Navigation Links
High-tech approach uses lights, action and camera to scrutinize fresh produce
Date:5/10/2011

This release is available in Spanish.

High-tech tactics to carefully examine apples and other fresh produce items as they travel along packinghouse conveyor belts will help ensure the quality and safety of these good-for-you foods.

U.S. Department of Agriculture (USDA) scientists in Beltsville, Md., have developed and patented an experimental, cutting-edge optical scanning system that would use two different kinds of lighting, a sophisticated camera and other pieces of equipment to scrutinize produce-section favorites while they are still at the packinghouse.

The system would provide, in a single image, evidence of certain kinds of defects or contaminants, according to biophysicist Moon S. Kim with USDA's Agricultural Research Service (ARS). Defects could include cuts and bruises. Contaminants might include specks of fertilizer from orchard or field soil.

Kim, ARS agricultural engineers Yud-Ren Chen (now retired) and Kuanglin (Kevin) Chao, and ARS biomedical engineer Alan M. Lefcourt received a patent in 2010 for their automated approach to detecting defects and contaminants on the exterior of fresh produce or other items. The scientists work in the ARS Environmental Microbial and Food Safety Research Laboratory at Beltsville.

The team's system harnesses the capabilities of a type of camera known as a high-speed multispectral/hyperspectral line-scanner. Positioned above a conveyor belt, the scanner captures images of each fast-moving item, such as an apple. Each apple is exposed simultaneously to ultra-violet light from a UV fluorescent lamp and near infra-red light from a halogen lamp. The near infra-red light that bounces off the apple can be captured by an instrument known as a spectrograph and analyzed for tell-tale patterns of defects, while the UV light beamed on the apple can disclose the whereabouts of contaminants.

The system combines information from both forms of illumination into a single image with contaminant and defect results. When linked to a sorting machine, the system can signal the sorter to separate the problem apples from others.

At present, the system offers, at the rate of about 3 to 4 apples per second, a 180-degree view of each apple's exterior, Kim reports. The scientists are working to improve the process so it will provide a 360-degree whole-surface view for thorough inspection.

Preliminary findings from this work appeared in a 2008 issue of the journal Sensing and Instrumentation for Food Quality and Safety.


'/>"/>

Contact: Marcia Wood
marcia.wood@ars.usda.gov
301-504-1662
United States Department of Agriculture - Research, Education and Economics
Source:Eurekalert

Related biology news :

1. The ultimate camo: Team to mimic camouflage skill of marine animals in high-tech materials
2. USDA and Russian scientists develop high-tech crop map
3. High-tech software, umanned planes allow scientists to keep tabs on Arctic seals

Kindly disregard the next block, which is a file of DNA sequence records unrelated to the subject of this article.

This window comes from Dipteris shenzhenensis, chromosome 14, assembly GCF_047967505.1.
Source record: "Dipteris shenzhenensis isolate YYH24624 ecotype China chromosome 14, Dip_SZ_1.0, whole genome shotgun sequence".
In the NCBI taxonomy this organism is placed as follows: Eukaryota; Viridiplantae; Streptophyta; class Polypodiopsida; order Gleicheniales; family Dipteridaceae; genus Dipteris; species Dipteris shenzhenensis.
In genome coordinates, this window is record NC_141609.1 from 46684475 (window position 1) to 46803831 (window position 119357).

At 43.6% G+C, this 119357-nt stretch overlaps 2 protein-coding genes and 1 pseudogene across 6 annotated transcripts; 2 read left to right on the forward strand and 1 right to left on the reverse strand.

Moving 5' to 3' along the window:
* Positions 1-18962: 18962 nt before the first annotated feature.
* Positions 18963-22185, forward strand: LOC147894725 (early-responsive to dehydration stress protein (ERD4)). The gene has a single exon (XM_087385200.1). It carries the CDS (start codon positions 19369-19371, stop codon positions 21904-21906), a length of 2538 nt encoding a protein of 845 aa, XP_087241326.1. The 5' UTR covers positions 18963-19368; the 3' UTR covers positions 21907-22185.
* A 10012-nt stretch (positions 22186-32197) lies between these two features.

4. Fish gelatin: Ultra-high-tech biomedical uses ahead?
5. Behind the secrets of silk lie high-tech opportunities
6. Business, science, education and government leaders to strategize on high-tech materials
7. Researchers envision high-tech applications for multiferroic crystals
8. High-tech vehicle design boosts emergency rescue capacity
9. Stroke patients soon may have fun, high-tech tool
10. Project aims to fuse top-down, bottom-up approaches in systems biology
11. Tuberculosis strain spread by the fur trade reveals stealthy approach of epidemics
Post Your Comments:
*Name:
*Comment:
*Email:
(Date:5/16/2017)... DALLAS , May 16, 2017   ... for health organizations, and MD EMR Systems ... certified development partner for GE, have established a ... Patient Portal product and the GE Centricity™ products, ... Centricity EMR. These new integrations ...
(Date:4/19/2017)... , April 19, 2017 ... its vendor landscape is marked by the presence of ... is however held by five major players - 3M ... these companies accounted for nearly 61% of the global ... leading companies in the global military biometrics market boast ...
(Date:4/13/2017)... UBM,s Advanced Design and Manufacturing event in ... and evolving technology through its 3D Printing and Smart ... the expo portion of the event and feature a ... on trending topics within 3D printing and smart manufacturing. ... will take place June 13-15, 2017 at the Jacob K. ...
Breaking Biology News(10 mins):
(Date:5/23/2017)... (PRWEB) , ... May 23, 2017 , ... A recent ... the most troublesome and difficult to control weed in 12 categories of broadleaf crops, ... Almost 200 weed scientists across the U.S. and Canada participated in the 2016 survey, ...
(Date:5/23/2017)... USA (PRWEB) , ... May 22, 2017 , ... ... Optics and Photonics 2017 in San Diego, California, this August will feature ... solar fuels, and autonomous vehicles. , SPIE Optics and Photonics, the largest multidisciplinary ...
(Date:5/23/2017)... ... May 23, 2017 , ... Bacterial biofilms, surface adherent communities of bacteria ... pathologies ranging from food poisoning and catheter infections to gum disease and the rejection ... of billions of dollars per year, there is currently a paucity of means for ...
(Date:5/22/2017)... ... May 22, 2017 , ... Baltimore biotech firm, PathSensors, ... Biohealth community in developing and issuing recommendations to grow Maryland's biohealth industry and ... by 2023. , The recommendations are contained in a report ...
Breaking Biology Technology: